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Cold sandwich

Can anybody explain cold sandwich, I have a customer interested in tankless and I want to make sure we don,t run into any proublems.


  • icesailor
    icesailor Member Posts: 7,265
    Cold Sandwich?

    Yeah, explain that to me too.
  • bob eck
    bob eck Member Posts: 930
    cold water sandwich

    16. What is a cold water sandwich effect?

    The term “cold water sandwich effect” is a term that is used to describe the introduction of cold water into the hot water supply line during frequent on/off operation of an instantaneous water heater. The cold water sandwich effect, when present, appears as a momentary drop in hot water temperature as it is discharged from a hot water supply outlet (i.e. shower, tub, or faucet). This phenomenon is present in the operation of all instantaneous, tankless style, water heaters, but is minimized with the high tech design of Rinnai water heaters.

    The technology built into the Rinnai water heaters is designed to minimize the cold water sandwich effect. Rinnai water heaters are microprocessor controlled and when water flow through them ceases, they remain in a “ready to fire state” for approximately 1 minute. If water flow through a Rinnai water heater begins within the first minute following water flow stoppage, the water heater will fire back up within 1 to 2 seconds. This minimizes the cold water sandwich effect that would otherwise be experienced with a low tech tankless water heater. It should be noted that the cold water sandwich effect cannot be removed completely from tankless style water heaters. The safety standards developed to insure the safe operation of water heaters require a delay in the ignition sequence of all gas water heaters.

    While the cold water sandwich effect cannot be completely eliminated from standard plumbing systems, it can be eliminated from plumbing systems that have a supply and return hot water circulating system. Rinnai has developed 2 methods to eliminate the cold water sandwich effect in residential hot water circulating systems.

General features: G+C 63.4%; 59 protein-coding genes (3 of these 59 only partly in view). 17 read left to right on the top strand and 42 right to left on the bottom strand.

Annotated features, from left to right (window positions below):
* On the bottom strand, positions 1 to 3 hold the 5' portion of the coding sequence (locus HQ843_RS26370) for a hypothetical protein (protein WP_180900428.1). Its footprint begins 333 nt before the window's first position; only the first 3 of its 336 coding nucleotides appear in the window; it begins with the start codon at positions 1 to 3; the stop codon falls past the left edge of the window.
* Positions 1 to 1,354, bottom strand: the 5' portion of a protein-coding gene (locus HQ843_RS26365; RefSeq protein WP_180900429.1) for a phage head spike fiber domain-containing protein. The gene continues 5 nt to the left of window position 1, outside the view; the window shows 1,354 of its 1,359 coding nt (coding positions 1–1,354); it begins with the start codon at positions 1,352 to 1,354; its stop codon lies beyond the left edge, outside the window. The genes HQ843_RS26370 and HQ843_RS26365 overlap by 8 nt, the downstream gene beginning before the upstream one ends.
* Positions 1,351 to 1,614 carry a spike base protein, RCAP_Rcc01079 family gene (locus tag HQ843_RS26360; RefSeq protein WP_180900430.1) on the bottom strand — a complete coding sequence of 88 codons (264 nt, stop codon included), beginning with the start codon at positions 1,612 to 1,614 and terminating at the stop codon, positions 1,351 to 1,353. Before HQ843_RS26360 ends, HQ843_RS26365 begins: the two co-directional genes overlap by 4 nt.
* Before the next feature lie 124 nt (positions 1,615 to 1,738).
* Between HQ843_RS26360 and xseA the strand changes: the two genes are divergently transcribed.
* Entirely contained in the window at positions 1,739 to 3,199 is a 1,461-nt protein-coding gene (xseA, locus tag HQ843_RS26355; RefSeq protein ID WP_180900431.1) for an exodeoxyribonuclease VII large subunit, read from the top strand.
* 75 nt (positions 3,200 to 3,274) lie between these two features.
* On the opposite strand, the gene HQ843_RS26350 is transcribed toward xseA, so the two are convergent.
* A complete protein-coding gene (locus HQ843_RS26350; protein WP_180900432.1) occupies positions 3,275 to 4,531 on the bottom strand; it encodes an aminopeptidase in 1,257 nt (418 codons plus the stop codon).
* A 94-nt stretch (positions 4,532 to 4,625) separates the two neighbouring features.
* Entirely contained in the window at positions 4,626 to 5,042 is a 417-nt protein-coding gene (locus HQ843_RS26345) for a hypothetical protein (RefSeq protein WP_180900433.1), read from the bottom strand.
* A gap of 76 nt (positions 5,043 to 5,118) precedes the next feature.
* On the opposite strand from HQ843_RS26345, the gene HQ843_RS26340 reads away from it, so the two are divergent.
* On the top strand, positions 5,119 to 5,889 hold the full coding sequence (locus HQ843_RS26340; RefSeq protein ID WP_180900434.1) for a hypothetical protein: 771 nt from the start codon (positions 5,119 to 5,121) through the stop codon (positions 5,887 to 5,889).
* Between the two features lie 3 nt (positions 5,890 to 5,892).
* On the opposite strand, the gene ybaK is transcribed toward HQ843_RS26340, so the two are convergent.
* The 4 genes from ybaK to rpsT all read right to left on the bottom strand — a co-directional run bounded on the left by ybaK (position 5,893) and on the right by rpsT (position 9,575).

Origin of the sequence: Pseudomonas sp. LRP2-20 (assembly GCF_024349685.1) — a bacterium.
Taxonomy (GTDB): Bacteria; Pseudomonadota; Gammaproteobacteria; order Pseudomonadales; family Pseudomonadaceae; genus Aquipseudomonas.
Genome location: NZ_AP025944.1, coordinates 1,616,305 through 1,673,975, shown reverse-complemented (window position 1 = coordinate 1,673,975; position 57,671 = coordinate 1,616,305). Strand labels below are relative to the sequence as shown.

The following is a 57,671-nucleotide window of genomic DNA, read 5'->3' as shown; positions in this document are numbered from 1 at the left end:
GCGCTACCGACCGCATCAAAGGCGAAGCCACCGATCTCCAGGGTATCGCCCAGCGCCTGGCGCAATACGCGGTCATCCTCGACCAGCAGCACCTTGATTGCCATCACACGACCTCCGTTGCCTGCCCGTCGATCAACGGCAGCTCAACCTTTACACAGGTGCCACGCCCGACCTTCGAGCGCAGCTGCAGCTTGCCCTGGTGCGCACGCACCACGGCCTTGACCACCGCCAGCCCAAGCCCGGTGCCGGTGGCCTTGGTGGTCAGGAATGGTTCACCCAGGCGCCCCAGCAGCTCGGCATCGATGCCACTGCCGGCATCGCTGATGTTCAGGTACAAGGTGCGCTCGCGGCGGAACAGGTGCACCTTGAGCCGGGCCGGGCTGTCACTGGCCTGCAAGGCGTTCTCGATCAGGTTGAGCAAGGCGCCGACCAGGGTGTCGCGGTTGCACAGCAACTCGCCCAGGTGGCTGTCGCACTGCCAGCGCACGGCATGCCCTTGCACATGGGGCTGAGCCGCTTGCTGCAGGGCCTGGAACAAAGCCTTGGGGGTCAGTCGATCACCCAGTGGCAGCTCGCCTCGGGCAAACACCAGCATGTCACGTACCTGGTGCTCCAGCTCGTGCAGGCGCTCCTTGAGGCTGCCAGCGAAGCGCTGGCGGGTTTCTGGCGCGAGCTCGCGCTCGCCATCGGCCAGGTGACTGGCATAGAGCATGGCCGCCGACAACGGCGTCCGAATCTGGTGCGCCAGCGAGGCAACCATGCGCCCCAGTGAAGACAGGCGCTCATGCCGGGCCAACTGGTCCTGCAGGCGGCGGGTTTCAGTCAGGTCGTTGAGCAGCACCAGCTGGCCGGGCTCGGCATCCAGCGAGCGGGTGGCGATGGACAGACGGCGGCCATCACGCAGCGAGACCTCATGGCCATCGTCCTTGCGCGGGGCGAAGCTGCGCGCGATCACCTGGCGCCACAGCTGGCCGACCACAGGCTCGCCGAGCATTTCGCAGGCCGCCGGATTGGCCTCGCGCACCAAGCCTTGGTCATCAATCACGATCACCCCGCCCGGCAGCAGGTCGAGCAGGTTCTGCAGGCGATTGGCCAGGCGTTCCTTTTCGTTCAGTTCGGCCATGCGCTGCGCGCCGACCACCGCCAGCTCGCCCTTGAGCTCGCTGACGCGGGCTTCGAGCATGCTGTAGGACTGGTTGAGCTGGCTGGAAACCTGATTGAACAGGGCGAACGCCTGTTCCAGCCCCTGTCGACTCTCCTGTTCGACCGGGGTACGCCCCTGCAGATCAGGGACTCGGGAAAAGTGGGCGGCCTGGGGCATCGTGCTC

The first (and preferred) method to remove the cold water sandwich from circulating systems utilizes a small electric tank water heater (powered up) that is used with a dual purpose. The small water heater acts as a mixing tank to eliminate the cold water sandwich effect from the Rinnai water heater and it uses its electric heating element to offset the heat losses from the hot water circulating system.

    The second method to remove the cold water sandwich from circulating systems utilizes a small 2 to 6 gallon storage tank installed on the hot water outlet of the Rinnai water heater. This tank acts as a mixing tank to blend the cold water sandwich with hot water and eliminating its effect at fixtures.

    This is what Rinnai has out there on info of the cold water sandwich Noritz technology also keeps the cold water sandwich to a minimum.
  • Jack
    Jack Member Posts: 1,047
    In my house

    The other day I took the second shower of the morning, I had the existing hot water in the piping. Given that the water flow had stopped, the burner must shut off. When I started the water flowing for my shower it was still a hot shower so I entered and began, well, showering. A few moments later I felt the water begin to cool as that slug of "cold water sandwich effect" start-up water get to my shower. Recognizing what was happening, I stepped aside for about 5-7 seconds and the cooler water passed and I had a nice hot shower. That is it!
  • EricAune
    EricAune Member Posts: 432
    Great example Jack

    That's it in a nutshell.  Explaining that the tankless will allow a small amount of cold water through while in sequence of lighting the burner is the key.  It's not a malfunction of the heater, the newest high quality models have dramatically reduced this scenario over earlier models. 

    I am partial to Rinnai for many reasons, Navien has a model with a small holding tank that is designed to eliminate the sandwich.  Rinnai, as far as I know, does not have this feature available.  One thing to consider is local parts (as always, but) these things have a lot of them!  Make sure you are buying from a supplier that will be available with a good stock of parts if there were a breakdown.  Most of the major manufacturers have certification classes (usually half day events), definitely take advantage of this.

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